Written By: Blaine Malcolm, Wealth Manager | Partner
Many people hear the term Fed Funds Rate on the news or financial programs but may not know what it is or how it may affect their life. The Fed Funds Rate is the interest rate used by banks and credit unions to lend excess balances to other banks or credit unions overnight. There are several ways you may notice a change in the federal funds rate in your everyday life.
The Fed Funds Rate is controlled by the Federal Open Market Committee or FOMC, or simply the FED as you hear them referred to on TV. This is a 12-person committee that holds 8 meetings per year to determine monetary policy including the Fed Funds Rate.
For the first time in a very long time, we are faced with a rising interest rate environment, and we thought it would be a good idea to share a few things you should expect in a rising interest rate environment.
When the Federal Open Market Committee (FOMC) announces a Fed Funds rate increase, consumers can expect several things to quickly follow.
- Credit card companies will raise the interest rate charged on Credit card balances. This can have an effect on households carrying a credit card balance. During rate hikes, short-term borrowing needs will adjust quickly.
- Mortgage rates can increase. Adjustable-Rate Mortgages will now potentially have a higher reset for the rate to move to. Fixed rate mortgages you already have in place do not change, but a new fixed rate mortgage will increase.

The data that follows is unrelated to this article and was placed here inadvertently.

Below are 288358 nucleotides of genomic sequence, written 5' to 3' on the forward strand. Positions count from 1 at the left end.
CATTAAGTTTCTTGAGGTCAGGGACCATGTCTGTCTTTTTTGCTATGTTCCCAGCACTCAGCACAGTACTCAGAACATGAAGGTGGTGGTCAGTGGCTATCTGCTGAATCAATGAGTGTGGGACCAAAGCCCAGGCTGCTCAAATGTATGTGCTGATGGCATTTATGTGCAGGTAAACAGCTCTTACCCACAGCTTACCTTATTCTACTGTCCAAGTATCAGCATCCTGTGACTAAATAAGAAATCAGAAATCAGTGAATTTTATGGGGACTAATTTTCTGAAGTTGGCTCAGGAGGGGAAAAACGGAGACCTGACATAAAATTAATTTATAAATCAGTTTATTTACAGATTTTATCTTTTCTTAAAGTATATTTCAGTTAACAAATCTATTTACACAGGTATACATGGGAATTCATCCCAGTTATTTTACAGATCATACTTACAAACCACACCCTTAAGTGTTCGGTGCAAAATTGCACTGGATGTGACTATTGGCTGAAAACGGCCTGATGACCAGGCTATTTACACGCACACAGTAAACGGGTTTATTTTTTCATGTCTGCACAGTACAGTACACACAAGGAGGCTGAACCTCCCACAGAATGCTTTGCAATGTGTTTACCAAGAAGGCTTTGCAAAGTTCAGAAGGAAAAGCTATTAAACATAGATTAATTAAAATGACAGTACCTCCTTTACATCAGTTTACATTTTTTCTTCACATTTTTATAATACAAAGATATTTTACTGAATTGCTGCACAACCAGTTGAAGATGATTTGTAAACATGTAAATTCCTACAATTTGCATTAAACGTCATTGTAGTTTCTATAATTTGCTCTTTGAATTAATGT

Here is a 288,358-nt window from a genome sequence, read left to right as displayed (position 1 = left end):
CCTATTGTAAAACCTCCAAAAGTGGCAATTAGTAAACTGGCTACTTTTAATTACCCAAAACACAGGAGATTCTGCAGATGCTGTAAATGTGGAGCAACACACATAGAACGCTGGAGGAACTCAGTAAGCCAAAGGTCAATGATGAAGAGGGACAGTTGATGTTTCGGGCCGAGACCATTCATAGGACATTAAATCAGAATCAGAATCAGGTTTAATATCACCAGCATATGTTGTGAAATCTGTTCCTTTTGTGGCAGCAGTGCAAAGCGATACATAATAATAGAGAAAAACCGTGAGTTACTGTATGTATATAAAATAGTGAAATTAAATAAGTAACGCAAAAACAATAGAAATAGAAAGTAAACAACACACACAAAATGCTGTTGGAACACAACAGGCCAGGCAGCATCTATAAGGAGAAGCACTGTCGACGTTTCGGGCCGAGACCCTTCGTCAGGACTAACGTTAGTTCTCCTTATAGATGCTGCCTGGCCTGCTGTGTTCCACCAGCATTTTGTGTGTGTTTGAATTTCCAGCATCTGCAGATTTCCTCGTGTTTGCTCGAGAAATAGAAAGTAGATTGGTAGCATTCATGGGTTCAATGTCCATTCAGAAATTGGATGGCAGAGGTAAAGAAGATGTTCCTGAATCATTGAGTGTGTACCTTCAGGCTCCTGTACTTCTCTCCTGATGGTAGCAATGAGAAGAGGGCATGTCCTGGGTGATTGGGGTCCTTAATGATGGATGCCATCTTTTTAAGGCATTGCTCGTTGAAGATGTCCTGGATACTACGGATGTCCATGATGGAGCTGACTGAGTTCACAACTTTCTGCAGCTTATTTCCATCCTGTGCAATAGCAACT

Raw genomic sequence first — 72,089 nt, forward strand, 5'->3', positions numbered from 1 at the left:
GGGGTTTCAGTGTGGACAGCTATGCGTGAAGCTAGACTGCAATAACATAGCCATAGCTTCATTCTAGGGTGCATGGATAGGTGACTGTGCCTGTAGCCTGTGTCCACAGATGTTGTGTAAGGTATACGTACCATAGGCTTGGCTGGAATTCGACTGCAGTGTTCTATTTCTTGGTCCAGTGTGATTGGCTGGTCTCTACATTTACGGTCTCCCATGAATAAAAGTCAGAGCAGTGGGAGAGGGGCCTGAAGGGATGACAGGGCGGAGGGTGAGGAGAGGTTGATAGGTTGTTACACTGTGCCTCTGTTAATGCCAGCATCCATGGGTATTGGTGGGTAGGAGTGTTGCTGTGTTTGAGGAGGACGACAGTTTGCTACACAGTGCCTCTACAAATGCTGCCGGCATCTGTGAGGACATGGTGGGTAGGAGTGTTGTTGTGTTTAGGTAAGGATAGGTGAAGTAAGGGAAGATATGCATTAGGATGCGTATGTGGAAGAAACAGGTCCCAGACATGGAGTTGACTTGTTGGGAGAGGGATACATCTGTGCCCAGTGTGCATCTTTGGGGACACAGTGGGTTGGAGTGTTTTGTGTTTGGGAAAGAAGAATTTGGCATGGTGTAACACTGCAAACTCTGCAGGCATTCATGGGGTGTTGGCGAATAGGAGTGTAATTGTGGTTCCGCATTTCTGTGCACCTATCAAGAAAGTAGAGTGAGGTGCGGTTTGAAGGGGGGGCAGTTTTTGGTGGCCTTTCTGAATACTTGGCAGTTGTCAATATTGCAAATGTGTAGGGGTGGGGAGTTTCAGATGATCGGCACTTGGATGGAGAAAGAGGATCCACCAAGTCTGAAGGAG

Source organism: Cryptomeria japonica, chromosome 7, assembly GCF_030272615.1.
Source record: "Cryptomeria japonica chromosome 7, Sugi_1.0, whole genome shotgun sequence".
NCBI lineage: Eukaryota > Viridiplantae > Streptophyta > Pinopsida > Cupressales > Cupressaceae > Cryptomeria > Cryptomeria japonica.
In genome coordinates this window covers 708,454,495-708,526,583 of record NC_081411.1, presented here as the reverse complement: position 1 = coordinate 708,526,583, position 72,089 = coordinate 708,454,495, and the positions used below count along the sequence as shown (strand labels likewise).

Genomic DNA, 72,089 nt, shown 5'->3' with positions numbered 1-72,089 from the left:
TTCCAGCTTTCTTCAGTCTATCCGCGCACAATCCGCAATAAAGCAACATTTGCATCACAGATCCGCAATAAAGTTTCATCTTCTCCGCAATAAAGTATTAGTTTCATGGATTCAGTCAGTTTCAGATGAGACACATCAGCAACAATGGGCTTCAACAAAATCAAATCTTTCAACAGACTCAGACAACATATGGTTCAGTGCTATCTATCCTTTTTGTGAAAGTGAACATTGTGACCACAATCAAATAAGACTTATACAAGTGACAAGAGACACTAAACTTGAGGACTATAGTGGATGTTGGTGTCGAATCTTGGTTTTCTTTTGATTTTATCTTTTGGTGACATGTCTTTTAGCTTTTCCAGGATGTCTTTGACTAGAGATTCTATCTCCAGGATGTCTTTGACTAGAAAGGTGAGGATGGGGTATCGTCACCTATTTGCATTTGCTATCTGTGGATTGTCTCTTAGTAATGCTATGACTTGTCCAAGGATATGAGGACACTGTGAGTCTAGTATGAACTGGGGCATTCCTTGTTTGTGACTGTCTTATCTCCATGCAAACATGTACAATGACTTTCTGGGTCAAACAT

- Savings accounts and money markets will slightly increase. Most banks will not move the savings rate up as quickly as they move the borrowing costs up. You may see very slight changes in the rates of savings accounts and CD’s.
There are also several areas that can start to slow down due to rate increases to be aware of.
- Housing starts and mortgage applications will slow down. Higher rates give people a reason to pause and take a hard look at the decision to buy a new home for their family. This can also lead to seeing home prices level off, pull back or make people rethink purchasing vacation properties.
- By now most people have at least considered refinancing their current home loan over the past 10 years, but as rates rise the opportunities to refinance your home may become harder to justify.
- Spending may slow. Consumers may slow their spending due to an increase in their borrowing cost coupled with an increase in their savings rate.
- Corporate Profitability may slow as well due to the higher borrowing costs. This can slow plans for location expansions as well as staff increases and if rates rise too high too fast it could lead to hiring freezes or even potential layoffs.
3 things to expect if the Fed Fund Rates Increase
- Credit Card companies will raise the interest rate
- Mortgage rates can increase
- Savings accounts and money markets will slightly increase
3 Things that may SLOW due to a Rate Increase
- Housing starts and mortgage applications will slow down
- Spending may slow
- Corporate Profitability may slow
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Content in this material is for general information only and not intended to provide specific advice or recommendations for any individual. The economic forecasts set forth in this material may not develop as predicted.